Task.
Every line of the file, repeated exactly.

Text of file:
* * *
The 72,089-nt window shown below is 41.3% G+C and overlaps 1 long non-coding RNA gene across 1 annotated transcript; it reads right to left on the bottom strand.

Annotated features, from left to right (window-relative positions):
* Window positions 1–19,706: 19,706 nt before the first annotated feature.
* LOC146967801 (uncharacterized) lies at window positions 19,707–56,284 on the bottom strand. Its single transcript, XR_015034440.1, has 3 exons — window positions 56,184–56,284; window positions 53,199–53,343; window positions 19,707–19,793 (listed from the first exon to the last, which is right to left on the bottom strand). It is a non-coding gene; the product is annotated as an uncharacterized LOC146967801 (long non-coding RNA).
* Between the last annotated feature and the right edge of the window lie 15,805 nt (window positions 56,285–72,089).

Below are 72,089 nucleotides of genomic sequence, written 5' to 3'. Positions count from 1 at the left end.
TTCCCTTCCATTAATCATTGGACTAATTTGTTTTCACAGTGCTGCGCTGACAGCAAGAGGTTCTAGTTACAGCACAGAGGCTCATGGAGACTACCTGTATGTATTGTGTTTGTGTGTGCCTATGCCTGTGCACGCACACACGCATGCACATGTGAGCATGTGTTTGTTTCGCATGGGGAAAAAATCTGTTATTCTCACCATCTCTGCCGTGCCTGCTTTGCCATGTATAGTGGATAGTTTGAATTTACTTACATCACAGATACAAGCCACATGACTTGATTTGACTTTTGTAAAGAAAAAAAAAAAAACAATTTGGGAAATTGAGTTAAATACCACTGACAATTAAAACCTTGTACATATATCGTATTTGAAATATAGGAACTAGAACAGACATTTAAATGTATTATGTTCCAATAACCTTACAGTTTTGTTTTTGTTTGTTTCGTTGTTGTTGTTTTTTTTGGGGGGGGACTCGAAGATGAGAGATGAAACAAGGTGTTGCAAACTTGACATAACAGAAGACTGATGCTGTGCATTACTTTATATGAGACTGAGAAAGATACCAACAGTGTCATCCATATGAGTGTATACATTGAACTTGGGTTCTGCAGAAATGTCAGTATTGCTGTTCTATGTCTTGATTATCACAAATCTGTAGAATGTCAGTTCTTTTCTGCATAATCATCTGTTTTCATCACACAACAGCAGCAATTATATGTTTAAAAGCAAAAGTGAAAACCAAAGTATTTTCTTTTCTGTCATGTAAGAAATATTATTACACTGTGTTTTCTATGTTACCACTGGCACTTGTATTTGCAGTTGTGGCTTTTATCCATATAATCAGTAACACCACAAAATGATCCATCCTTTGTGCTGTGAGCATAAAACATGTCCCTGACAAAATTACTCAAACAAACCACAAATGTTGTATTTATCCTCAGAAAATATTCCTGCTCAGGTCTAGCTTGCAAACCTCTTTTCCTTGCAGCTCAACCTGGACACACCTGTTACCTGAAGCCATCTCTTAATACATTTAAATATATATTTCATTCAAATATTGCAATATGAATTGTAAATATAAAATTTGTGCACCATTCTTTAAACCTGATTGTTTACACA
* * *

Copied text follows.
The 72,089-nt window shown below is 41.3% G+C and overlaps 1 long non-coding RNA gene across 1 annotated transcript; it reads right to left on the bottom strand.

Annotated features, from left to right (window-relative positions):
* Window positions 1–19,706: 19,706 nt before the first annotated feature.
* LOC146967801 (uncharacterized) lies at window positions 19,707–56,284 on the bottom strand. Its single transcript, XR_015034440.1, has 3 exons — window positions 56,184–56,284; window positions 53,199–53,343; window positions 19,707–19,793 (listed from the first exon to the last, which is right to left on the bottom strand). It is a non-coding gene; the product is annotated as an uncharacterized LOC146967801 (long non-coding RNA).
* Between the last annotated feature and the right edge of the window lie 15,805 nt (window positions 56,285–72,089).

Below are 72,089 nucleotides of genomic sequence, written 5' to 3'. Positions count from 1 at the left end.
TTCCCTTCCATTAATCATTGGACTAATTTGTTTTCACAGTGCTGCGCTGACAGCAAGAGGTTCTAGTTACAGCACAGAGGCTCATGGAGACTACCTGTATGTATTGTGTTTGTGTGTGCCTATGCCTGTGCACGCACACACGCATGCACATGTGAGCATGTGTTTGTTTCGCATGGGGAAAAAATCTGTTATTCTCACCATCTCTGCCGTGCCTGCTTTGCCATGTATAGTGGATAGTTTGAATTTACTTACATCACAGATACAAGCCACATGACTTGATTTGACTTTTGTAAAGAAAAAAAAAAAAACAATTTGGGAAATTGAGTTAAATACCACTGACAATTAAAACCTTGTACATATATCGTATTTGAAATATAGGAACTAGAACAGACATTTAAATGTATTATGTTCCAATAACCTTACAGTTTTGTTTTTGTTTGTTTCGTTGTTGTTGTTTTTTTTGGGGGGGGACTCGAAGATGAGAGATGAAACAAGGTGTTGCAAACTTGACATAACAGAAGACTGATGCTGTGCATTACTTTATATGAGACTGAGAAAGATACCAACAGTGTCATCCATATGAGTGTATACATTGAACTTGGGTTCTGCAGAAATGTCAGTATTGCTGTTCTATGTCTTGATTATCACAAATCTGTAGAATGTCAGTTCTTTTCTGCATAATCATCTGTTTTCATCACACAACAGCAGCAATTATATGTTTAAAAGCAAAAGTGAAAACCAAAGTATTTTCTTTTCTGTCATGTAAGAAATATTATTACACTGTGTTTTCTATGTTACCACTGGCACTTGTATTTGCAGTTGTGGCTTTTATCCATATAATCAGTAACACCACAAAATGATCCATCCTTTGTGCTGTGAGCATAAAACATGTCCCTGACAAAATTACTCAAACAAACCACAAATGTTGTATTTATCCTCAGAAAATATTCCTGCTCAGGTCTAGCTTGCAAACCTCTTTTCCTTGCAGCTCAACCTGGACACACCTGTTACCTGAAGCCATCTCTTAATACATTTAAATATATATTTCATTCAAATATTGCAATATGAATTGTAAATATAAAATTTGTGCACCATTCTTTAAACCTGATTGTTTACACA